Looking at the 2016 Clemson team that won a title with a 52% BCR (lowest to do it since 2011). Hunter Renfrow was an unranked prospect out of high school and caught the game-sealing touchdown for Clemson in the national championship. However, the trenches consisted of a 70% BCR for the Tigers with three 5 stars. If we zoom in on just the defensive line, it had a 100% BCR with two 5-stars. Meanwhile, the back 7 was 57% with two 3-stars and a 2-star.
That’s why a team like FSU needs injury luck to go in their favor. I think FSU has the horses to compete on the national stage, but they need all their top guys to stay healthy for the long haul. They already lost a 4-star transfer in Darrel Jackson, whose waiver was denied by the NCAA. FSU has some talented depth, but not to the level of the Alabama and Georgia’s of the world. This brings me to my next point.
Which do you put more stock in, raw talent or proven production? What makes FSU dangerous this year is their experience and returning production. How do we factor in transfers? Because the current Blue-Chip model does not. With transfers included, Miami would have dropped to just under 50%, so why not give teams like FSU a bump for bringing in Blue-Chip transfers? Even further, do we use high school rankings or transfer rankings? One is based on potential as a 17-year-old kid. The other is based on what a player has already done at the college level. Why would all the major recruiting sites bother re-ranking them if we weren’t supposed to use those instead? Here’s an example of why this is an important question.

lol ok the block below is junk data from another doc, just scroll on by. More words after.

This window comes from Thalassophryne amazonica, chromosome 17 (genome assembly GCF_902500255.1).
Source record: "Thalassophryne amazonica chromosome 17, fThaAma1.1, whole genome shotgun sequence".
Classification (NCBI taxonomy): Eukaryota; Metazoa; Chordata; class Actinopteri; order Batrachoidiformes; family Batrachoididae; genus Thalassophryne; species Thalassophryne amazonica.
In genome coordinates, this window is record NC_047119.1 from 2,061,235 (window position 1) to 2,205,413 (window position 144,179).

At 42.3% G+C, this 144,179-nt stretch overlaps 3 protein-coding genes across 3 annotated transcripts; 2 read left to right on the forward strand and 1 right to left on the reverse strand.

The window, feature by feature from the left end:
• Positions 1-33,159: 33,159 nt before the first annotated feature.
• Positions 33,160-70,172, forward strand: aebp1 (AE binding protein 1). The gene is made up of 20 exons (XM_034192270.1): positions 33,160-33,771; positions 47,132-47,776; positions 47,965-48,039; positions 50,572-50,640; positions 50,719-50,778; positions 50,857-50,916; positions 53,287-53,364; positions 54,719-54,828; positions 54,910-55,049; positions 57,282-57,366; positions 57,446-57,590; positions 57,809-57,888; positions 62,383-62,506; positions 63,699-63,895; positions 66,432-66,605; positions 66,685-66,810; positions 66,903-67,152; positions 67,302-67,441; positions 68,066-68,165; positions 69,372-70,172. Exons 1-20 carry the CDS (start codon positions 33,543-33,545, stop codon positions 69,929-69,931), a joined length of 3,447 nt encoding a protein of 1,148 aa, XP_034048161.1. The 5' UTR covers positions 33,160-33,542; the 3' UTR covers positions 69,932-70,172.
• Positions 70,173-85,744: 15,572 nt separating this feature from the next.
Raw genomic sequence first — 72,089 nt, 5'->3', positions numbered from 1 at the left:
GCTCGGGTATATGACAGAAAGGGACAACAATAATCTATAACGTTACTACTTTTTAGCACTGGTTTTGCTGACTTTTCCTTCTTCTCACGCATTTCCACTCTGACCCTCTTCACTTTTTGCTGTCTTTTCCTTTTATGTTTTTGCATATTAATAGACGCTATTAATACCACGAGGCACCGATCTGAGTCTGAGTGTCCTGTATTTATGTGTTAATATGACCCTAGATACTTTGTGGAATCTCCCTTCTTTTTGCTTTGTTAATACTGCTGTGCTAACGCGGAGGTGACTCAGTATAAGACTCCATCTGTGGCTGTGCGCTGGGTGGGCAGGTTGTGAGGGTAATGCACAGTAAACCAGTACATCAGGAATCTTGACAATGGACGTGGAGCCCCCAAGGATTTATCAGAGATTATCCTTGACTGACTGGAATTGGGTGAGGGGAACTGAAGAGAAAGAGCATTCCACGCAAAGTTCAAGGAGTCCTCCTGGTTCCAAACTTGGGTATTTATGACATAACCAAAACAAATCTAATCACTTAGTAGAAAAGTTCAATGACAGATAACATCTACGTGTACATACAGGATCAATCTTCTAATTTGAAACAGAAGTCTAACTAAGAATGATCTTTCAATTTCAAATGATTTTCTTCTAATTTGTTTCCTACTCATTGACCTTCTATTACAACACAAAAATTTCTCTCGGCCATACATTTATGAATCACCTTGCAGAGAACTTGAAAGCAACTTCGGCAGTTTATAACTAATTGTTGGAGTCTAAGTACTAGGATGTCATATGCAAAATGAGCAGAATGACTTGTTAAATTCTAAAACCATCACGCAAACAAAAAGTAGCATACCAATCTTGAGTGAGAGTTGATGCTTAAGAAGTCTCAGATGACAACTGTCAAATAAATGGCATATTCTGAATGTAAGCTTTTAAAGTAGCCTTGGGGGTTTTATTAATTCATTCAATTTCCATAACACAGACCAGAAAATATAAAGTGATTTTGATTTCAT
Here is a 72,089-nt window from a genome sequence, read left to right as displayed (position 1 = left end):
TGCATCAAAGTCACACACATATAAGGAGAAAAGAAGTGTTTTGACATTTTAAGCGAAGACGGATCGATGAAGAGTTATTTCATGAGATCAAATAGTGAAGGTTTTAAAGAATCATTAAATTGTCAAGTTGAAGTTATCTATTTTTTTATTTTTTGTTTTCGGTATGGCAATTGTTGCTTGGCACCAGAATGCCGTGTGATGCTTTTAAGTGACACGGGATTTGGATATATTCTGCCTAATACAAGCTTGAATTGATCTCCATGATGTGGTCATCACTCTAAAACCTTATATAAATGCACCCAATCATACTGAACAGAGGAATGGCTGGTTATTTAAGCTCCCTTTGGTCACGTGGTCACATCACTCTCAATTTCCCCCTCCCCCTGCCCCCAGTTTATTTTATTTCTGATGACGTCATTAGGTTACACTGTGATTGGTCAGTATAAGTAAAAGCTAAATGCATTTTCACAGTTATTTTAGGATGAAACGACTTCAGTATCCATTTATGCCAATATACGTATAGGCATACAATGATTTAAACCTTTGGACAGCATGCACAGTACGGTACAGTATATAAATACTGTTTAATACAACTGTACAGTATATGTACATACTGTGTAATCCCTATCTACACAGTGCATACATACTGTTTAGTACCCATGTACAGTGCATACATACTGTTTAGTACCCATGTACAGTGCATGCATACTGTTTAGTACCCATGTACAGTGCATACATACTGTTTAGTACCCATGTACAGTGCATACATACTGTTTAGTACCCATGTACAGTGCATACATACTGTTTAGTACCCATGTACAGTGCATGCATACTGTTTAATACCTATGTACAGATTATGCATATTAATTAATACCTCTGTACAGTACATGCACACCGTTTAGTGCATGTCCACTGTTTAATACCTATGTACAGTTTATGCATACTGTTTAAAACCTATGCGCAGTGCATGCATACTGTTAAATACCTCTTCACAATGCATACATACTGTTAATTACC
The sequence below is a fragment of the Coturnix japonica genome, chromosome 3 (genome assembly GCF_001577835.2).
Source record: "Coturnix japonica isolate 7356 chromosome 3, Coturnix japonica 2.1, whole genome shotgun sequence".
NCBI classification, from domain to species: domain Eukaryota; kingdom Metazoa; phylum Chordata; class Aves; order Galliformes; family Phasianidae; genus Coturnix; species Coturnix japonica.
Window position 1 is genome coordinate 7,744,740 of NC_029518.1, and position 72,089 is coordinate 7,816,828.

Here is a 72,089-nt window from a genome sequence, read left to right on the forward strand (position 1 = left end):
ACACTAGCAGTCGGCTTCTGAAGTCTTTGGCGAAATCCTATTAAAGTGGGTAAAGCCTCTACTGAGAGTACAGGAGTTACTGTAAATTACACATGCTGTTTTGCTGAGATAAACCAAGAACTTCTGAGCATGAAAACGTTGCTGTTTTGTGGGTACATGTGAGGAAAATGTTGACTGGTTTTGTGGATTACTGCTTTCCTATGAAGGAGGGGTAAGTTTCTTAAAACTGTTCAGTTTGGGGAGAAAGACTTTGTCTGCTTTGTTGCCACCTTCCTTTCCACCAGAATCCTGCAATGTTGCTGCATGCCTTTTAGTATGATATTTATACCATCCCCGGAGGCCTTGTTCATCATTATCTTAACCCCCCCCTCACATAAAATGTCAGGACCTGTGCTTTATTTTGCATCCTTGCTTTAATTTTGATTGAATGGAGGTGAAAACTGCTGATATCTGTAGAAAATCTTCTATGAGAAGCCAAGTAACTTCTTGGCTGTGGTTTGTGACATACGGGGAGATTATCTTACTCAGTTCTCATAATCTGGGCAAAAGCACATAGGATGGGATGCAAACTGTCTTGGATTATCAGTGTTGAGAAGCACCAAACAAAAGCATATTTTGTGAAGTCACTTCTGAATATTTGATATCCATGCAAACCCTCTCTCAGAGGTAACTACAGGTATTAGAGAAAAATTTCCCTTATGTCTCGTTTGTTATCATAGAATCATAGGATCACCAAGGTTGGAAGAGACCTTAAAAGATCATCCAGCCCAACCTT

If you look at the four starters on FSU’s defensive line (Verse, Fisk, Lovett, and Payton). By using high school rankings, the unit has a 50% BCR. (Obviously, not every player gets an updated transfer ranking) Whereas utilizing the transfer rankings for Verse and Fiske, FSU now has a 100% BCR on the defensive line. The perfect example of why this makes more sense is Jared Verse. He had ZERO stars out of high school, but he was projected as a 1st round NFL draft pick after last season. He came to FSU as a 4-star transfer. Should he still be ranked a 0 star now? Of course not.